“Jeff, we can’t do this anymore. You’re working too much. You’re traveling too much. You hardly see the kids. And we do NOTHING as a family.”
This has been part of our conversations for the past year or so. Something had to give and it wasn’t going to be our family. So we’re shaping everything to fit around us.
Part of this shaping is to become “location independent” — a phrase coined by Lea & Jonathan Woodward in 2007. Simply, the ability to live and work anywhere. And as they describe, it’s more a concept, a state of mind. Their site is a fabulous resource to show “how you can create a lifestyle which gives you more freedom, more control and more choice.” The key here is CHOICE. It’s how you choose to live this lifestyle. And that could mean never leaving where you are today and continuing to work with the same company.
For us though, it doesn’t. So in these upcoming weeks, we’ll be exploring some of the different ways that people can live and work with the freedom that can only come from living this way. Jeff and I haven’t decided what we want to do when we make this transition: sell our house and travel full-time in an RV across the United States? Rent the house and make our way through the backroads of Europe? Or Asia? Maybe by car? Bikes? Or just keep the house, and swap with other people around the world a few times a year? Just a few of the endless possibilities.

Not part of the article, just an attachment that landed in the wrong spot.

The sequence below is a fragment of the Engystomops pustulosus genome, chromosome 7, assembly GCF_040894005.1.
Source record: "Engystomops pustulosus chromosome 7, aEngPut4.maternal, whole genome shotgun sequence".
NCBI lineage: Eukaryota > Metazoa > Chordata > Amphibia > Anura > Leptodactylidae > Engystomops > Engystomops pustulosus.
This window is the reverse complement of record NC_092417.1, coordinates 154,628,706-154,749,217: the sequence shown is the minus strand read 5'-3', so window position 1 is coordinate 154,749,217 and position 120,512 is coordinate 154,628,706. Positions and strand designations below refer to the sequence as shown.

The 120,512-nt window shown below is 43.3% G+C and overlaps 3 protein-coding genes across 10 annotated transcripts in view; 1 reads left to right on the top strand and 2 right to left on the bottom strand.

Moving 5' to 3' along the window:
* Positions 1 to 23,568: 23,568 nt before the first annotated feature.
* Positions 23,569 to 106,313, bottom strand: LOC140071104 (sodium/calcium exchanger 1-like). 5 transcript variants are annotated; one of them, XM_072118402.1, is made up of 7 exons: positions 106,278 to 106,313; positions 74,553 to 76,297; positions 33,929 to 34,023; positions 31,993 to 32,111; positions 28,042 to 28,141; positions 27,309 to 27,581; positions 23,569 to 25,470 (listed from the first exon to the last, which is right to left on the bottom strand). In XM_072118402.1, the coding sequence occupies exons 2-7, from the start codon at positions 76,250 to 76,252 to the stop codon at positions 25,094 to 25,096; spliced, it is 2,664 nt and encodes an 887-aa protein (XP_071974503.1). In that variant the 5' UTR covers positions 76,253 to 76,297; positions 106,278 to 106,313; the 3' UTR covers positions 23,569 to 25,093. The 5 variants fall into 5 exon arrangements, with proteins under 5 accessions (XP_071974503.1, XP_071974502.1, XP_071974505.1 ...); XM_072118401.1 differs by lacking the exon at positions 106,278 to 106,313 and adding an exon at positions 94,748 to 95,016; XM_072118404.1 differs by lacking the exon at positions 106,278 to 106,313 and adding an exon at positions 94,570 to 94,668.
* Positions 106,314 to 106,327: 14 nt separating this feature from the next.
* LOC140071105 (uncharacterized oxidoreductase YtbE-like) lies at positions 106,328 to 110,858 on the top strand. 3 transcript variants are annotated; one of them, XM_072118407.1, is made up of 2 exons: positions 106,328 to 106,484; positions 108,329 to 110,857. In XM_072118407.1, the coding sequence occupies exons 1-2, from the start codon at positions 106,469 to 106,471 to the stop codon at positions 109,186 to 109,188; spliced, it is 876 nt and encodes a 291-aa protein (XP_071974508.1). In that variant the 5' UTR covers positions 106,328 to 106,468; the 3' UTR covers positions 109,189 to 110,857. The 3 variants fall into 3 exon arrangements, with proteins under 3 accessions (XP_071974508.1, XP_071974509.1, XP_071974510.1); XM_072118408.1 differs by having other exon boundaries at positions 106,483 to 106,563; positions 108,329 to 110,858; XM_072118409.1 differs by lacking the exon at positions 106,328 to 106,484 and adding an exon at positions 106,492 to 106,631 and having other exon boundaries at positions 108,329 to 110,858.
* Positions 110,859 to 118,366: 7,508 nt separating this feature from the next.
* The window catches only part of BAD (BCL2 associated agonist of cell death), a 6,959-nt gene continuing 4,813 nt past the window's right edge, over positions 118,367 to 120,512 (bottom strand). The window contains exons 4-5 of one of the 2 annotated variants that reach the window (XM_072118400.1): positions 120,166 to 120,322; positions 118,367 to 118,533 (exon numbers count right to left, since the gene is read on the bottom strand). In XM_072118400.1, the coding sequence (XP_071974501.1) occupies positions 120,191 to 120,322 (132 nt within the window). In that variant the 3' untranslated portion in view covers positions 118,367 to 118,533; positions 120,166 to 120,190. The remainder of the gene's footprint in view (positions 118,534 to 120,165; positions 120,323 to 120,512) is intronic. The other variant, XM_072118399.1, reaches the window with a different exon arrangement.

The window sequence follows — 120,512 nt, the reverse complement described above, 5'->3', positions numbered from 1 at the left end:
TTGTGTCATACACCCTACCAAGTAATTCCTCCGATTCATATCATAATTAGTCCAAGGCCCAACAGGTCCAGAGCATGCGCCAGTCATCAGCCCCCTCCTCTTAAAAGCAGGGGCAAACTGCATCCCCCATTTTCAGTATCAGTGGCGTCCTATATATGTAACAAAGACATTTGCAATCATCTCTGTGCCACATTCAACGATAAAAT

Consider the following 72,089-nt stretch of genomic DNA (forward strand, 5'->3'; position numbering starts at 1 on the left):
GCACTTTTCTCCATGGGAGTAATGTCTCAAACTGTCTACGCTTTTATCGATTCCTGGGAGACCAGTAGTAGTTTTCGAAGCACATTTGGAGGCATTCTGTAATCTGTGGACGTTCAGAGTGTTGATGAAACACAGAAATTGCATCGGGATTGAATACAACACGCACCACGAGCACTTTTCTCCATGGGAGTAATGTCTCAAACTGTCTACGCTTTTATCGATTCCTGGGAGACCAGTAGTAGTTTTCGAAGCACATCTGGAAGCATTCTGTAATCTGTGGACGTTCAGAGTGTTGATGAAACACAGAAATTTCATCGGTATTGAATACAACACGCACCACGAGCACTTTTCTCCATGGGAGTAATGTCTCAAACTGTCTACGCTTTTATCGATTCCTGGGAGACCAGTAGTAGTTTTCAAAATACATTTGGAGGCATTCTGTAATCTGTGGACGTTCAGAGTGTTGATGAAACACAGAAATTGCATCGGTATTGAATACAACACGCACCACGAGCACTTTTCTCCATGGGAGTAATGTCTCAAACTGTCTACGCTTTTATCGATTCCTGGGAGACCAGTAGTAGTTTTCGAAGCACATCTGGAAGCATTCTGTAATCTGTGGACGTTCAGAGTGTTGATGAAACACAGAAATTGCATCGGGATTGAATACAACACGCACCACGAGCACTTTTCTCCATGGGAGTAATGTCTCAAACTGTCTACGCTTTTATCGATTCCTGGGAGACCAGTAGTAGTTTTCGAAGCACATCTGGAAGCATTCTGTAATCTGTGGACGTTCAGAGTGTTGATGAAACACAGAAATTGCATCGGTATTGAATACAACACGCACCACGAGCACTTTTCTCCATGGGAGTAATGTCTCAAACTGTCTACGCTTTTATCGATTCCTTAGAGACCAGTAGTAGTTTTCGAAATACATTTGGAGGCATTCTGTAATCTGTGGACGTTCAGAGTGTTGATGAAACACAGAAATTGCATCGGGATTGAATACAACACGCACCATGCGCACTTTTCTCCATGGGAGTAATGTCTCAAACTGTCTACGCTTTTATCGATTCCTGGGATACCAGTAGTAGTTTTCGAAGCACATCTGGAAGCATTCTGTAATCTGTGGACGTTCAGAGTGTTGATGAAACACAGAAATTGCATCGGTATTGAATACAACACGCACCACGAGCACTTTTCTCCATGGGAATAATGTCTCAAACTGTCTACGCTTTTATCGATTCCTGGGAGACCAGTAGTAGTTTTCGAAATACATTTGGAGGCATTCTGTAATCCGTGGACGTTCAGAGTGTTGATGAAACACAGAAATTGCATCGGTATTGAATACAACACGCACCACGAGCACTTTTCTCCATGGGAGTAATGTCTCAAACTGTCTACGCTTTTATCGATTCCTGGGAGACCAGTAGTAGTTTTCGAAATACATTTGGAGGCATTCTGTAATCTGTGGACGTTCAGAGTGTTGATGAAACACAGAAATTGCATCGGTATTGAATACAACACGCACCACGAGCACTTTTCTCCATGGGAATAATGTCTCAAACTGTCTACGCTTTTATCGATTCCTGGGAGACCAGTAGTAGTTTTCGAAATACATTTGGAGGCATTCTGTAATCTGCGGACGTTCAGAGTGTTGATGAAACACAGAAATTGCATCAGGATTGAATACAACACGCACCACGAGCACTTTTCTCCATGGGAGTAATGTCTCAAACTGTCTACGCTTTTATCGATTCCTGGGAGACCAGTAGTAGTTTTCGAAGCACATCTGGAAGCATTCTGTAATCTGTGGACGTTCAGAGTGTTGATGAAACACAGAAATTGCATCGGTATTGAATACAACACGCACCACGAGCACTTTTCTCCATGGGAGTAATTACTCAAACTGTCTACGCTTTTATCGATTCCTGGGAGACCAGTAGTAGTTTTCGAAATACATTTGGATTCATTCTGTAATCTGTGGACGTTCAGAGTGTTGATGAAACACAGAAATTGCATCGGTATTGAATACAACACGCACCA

One thing I have learned from the wise who are currently living a location independent lifestyle — to think you can honestly make this decision while not in the midst of living it, is just foolish. You can’t have all the answers when you can barely touch on a fraction of the questions. It’s ever-evolving and success lies in how ever-adapting you can be. You can make a detailed plan or have a rough idea about what you’re going to do and how you’ll do it, but be prepared to scrap it all and do the exact opposite. Kinda like having a child for the first time. No matter how many books you read, people you consult and plans you make — your child has a plan all his own and he ain’t afraid to make you live by it (ok, for anyone who’s never had an intense, high-needs child, just trust me on this.)
It’s a good thing I’m not organized and I’m used to living in complete chaos! There really is a silver-lining to everything. Because here’s the catch to living this way — you may have new-found freedom, that gives you more choice and control but you still don’t have control over life. You didn’t have it before, you won’t have it after. Learning to be flexible now will only help you later.